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Open source Iridium platform meets the needs of the NASA LDSD project
About GSatMicro OEM Terminal
The GSatMicro OEM delivers extremely advanced functionality and several customization options in an astonishingly small package. Every component of the GSatMicro was designed to fit into a dense vertical stack. Utilizing satellite technology the GSatMicro OEM terminal enables you to develop projects that you may have thought otherwise inaccessible.
The Customer Situation
NASA’s LDSD (Low Density Supersonic Decelerator) is a Mars EDL (entry, descent, and landing) Technology Development Project that launches three test vehicles out of the Pacific Missile Range Facility in Kauai. The LDSD project uses a new FIR (flight imagery recorder) As the FIR was designed to float on the top of the ocean, this allowed for the possibility of GPS-based recovery devices to be implemented. The benefit of a GPS-based recovery aid is that it allowed global coverage and gave essential pinpoint precision in the FIR’s location.
NASA needed a GPS device capable of standing up to the incredibly harsh rigors of rocket propulsion. This device would have to survive speeds of over Mach 5 and heights of over 185,000 feet before returning to an acceptable condition to begin reporting. There were few commercial GPS solutions available leaving NASA with limited options or having to design their own solution.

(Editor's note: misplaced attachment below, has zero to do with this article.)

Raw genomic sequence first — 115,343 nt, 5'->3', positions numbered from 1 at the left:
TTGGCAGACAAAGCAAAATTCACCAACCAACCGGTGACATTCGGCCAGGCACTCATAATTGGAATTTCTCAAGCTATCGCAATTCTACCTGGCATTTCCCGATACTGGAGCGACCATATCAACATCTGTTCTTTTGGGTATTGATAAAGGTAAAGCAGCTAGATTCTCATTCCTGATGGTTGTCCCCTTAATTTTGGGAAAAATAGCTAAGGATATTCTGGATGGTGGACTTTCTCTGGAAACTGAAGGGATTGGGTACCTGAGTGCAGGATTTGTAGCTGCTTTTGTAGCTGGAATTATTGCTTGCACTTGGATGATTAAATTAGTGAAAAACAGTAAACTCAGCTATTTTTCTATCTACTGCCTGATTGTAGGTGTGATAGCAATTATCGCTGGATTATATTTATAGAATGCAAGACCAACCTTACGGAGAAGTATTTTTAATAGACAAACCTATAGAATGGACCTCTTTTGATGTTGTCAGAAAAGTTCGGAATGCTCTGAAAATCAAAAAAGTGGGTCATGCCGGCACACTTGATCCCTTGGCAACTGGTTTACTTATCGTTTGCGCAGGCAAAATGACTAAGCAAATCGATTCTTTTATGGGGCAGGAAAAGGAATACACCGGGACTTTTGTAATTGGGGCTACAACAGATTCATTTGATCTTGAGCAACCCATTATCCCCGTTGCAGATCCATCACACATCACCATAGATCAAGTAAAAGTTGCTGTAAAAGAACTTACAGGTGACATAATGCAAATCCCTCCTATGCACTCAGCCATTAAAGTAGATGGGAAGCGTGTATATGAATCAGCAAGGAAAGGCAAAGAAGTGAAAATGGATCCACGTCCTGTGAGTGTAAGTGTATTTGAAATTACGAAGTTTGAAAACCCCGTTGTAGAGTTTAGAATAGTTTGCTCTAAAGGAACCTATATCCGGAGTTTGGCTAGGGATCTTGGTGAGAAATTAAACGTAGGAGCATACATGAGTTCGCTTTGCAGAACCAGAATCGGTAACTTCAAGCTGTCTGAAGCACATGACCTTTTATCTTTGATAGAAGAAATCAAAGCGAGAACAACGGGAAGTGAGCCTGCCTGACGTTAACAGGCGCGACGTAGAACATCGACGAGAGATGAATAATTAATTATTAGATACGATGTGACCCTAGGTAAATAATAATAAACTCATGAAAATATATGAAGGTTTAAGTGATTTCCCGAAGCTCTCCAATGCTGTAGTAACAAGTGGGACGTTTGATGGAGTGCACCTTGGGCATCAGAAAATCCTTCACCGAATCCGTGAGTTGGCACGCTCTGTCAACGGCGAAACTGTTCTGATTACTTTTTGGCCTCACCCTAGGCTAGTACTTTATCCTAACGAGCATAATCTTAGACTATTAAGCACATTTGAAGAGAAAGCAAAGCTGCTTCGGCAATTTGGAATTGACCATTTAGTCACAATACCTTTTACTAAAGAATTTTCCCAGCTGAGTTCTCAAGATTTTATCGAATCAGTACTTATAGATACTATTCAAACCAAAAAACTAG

Instead of trying to build a GPS unit themselves or contract another commercial company, the GSatMicro OEM terminal offered NASA a solution they could customize to their unique needs. Working with our engineers NASA ruggedized the GSatMicro OEM terminal by repackaging the components of the unit so they could meet required compatibility checks. Coupled with our technology NASA was able to create a completely new piece of hardware called the Flight Imagery Recorder Locator (FIRLo).
Our integration didn’t stop there. The GSatMicro components were able to be tracked using GSatTrack our web based integrated Satellite and GSM tracking solution. GSatTrack allowed NASA to accurately retrieve the FIRLo units that were successfully fired from the earth and are still in use today.
Using the components of the GSatMicro OEM terminal NASA was able to build a solution that met the requirements of their project. In the end the GSatMicro OEM components that were built into the FIRLo device survived temperatures around 650 °C, submersion in water and still reported accurately letting NASA retrieve valuable information and cargo left over from the launches of the LDSD project.
This work was done by John L. Wolff of Caltech, and Rex A. Hall and Jonathan M. Hallameyer of the Army Research Laboratory for NASA’s Jet Propulsion Laboratory. For more information, contact firstname.lastname@example.org. NPO-49514